The Glass Blown Bottle

Article By : Jonathan @ BottleStore

Photo by DDauri (Wikimedia Commons)
[Photo by DDauri (Wikimedia Commons) ]

Glassblowing as an art form appears to have begun on the Phoenician coast in the Middle East in 20 B.C., and from there, it quickly spread as a practice that created objects valuable in both form and function. In the ruins of Pompeii, useful items such as windowpanes and containers made from glass were both discovered. Later, after the decline of the Roman Empire, the center of glassworking became Constantinople. The manufacturing of mosaics and colored glasses were specialties of the Byzantine glassworkers.

Following the Dark Ages, Venice became an epicenter for glassworking, and by the end of the 17th century, it was home to more than 300 glassworking factories. The Venetians created glass that looked like rock crystal, so they called it "cristallo." Later, glass factories began popping up all over Europe. In 1603, an Englishman named George Ravenscroft performed the first real physical property alterations on glass. Lead oxide was added to the melt, which created a new, more durable glass than Venetian, known as lead crystal glass. Many glassblowing artists today still prefer to utilize this type of glass.

How to Blow a Glass Bottle

Photo by Mogens Engelund (Wikimedia Commons)
[Photo by Mogens Engelund (Wikimedia Commons) ]

  • Step One: Grab a 4-foot blowpipe made of iron or steel.
  • Step Two: Dip the blowpipe into a pot inside a furnace that contains a batch of melted glass. You will now have a glob of molten glass on the end of your blowpipe.
  • Step Three: Begin to shape the glass by rolling it on a big, flat surface.
  • Step Four: Blow through the tube, which will create a bubble in the glass. (Cap the end of the tube when you are not blowing in order to keep your glass's shape.)
  • Step Five: Roll and shape your glass and blow again if needed until you have the bottle shape you desire. There are many different tools that are available to help you with the shaping process. You can also add glass bits or different colorants to your glass at this point.
  • Step Six: Attach a metal rod, referred to as a pontil, to the bottom of the blown glass so you can shape the mouth end. (The pontil will leave a mark when you remove it, which you can polish or grind away later.)
  • Step Seven: Cool your new glass bottle slowly so it doesn't crack by using an annealer (a special furnace that controls the rate of cooling).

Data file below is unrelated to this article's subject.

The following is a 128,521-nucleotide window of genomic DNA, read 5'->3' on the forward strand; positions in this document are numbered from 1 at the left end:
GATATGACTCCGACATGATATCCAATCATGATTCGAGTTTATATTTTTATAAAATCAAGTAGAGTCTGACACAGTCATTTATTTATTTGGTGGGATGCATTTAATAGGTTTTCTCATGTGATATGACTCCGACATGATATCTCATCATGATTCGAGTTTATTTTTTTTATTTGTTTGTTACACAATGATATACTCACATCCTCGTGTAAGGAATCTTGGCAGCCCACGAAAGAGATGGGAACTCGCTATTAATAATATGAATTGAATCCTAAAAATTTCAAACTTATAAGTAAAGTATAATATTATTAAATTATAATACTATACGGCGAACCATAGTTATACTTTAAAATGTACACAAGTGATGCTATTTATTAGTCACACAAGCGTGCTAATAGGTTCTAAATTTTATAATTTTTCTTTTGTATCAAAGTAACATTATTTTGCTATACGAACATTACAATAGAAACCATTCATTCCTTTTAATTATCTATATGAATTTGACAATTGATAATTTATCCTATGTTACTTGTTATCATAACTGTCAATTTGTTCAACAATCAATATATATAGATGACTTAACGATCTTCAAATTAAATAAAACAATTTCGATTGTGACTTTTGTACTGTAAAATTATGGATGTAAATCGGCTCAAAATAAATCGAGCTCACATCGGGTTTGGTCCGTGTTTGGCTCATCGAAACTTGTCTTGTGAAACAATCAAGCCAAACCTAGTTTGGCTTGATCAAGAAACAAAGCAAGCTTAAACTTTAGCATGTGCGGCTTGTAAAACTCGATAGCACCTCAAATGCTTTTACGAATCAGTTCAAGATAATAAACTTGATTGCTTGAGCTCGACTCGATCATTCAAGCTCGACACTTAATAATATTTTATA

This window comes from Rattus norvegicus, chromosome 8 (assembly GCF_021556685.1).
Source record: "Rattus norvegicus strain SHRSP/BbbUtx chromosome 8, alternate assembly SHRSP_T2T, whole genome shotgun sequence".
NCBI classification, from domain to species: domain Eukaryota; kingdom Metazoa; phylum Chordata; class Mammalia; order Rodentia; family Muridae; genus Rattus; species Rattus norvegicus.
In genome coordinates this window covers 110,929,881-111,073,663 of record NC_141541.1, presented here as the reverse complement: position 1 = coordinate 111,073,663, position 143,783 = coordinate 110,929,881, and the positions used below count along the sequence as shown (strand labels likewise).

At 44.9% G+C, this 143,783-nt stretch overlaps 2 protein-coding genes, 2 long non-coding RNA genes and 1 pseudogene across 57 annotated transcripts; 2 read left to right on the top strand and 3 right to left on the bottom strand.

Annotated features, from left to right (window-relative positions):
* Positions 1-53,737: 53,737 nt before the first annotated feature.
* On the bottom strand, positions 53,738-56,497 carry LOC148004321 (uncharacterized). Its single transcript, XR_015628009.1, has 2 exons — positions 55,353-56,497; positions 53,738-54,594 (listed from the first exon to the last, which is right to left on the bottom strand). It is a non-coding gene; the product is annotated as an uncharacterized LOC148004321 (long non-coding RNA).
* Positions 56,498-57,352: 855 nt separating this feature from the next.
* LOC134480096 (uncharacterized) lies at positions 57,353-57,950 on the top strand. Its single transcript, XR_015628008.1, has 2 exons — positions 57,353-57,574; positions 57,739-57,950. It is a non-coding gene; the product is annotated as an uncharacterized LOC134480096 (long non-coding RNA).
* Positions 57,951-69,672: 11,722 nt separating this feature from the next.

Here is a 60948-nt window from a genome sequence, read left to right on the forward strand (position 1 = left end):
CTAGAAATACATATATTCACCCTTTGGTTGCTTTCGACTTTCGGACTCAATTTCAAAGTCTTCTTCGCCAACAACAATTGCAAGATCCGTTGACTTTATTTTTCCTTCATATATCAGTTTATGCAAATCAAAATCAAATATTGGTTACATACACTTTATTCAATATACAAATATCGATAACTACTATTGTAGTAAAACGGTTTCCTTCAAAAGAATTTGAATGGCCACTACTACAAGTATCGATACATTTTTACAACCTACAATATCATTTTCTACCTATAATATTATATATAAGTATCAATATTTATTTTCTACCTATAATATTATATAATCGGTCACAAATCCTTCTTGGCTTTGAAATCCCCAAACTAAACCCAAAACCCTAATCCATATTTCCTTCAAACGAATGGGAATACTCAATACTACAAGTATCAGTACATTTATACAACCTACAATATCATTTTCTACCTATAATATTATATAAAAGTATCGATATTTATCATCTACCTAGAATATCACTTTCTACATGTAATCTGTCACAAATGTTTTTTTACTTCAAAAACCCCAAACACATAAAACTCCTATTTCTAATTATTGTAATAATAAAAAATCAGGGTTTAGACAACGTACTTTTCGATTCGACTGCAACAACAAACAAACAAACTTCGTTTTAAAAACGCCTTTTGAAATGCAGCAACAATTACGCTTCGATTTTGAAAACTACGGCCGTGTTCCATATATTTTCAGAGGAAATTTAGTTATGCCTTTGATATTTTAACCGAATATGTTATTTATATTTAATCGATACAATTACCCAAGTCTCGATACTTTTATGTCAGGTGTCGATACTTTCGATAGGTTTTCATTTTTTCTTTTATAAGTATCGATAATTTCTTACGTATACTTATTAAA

• Step Eight: Once your bottle is completely cooled, you can add special touches to it by grinding, enameling, engraving, or polishing it, among other options.

Glassblowing Techniques

Glassblowing can be performed utilizing the lampwork method or the soft glass method. Lampwork requires a flame, while soft glass utilizes a furnace. Lampwork involves heating glass tubes and shaping them over the open flame of a torch. Next, you heat color and apply it to the tube of glass. You blow into the tube in order to create shapes. Finally, you place your creation into an annealer to evenly heat it and then allow it to cool. Soft glass is the traditional method in which the artist dips a blowpipe into a batch of molten glass and works with it while blowing into it and using various tools. Molds can also be used with the soft glass method. There are single-piece and multi-piece molds; the artist blows the molten glass glob into the mold or molds in order to shape the glass.

Glassblowing Terms and Definitions

  • Annealer: A special furnace utilized to control the rate of cooling
  • Batch: The ingredients mixed together and used to create the glass object
  • Block: A wet piece of wood used as a shaping tool
  • Blowpipe: A 4-foot steel or iron rod (typically) that is used to blow air into the glass mixture
  • Charging: The process by which a furnace melts the batch inside it at temperatures higher than 2,000 degrees Fahrenheit
  • Glory Hole: A furnace used to help keep the glass warm as the blower shapes it
  • Jack: A bladed shaping tool
  • Marver: A large, flat surface on which you can shape and roll the glass
  • Parison: Glass that is partly blown
  • Pontil: A metal rod that is attached to the blown glass bottom so the mouth end can be shaped
  • Punty: A smaller metal rod used to add glass bits and colorants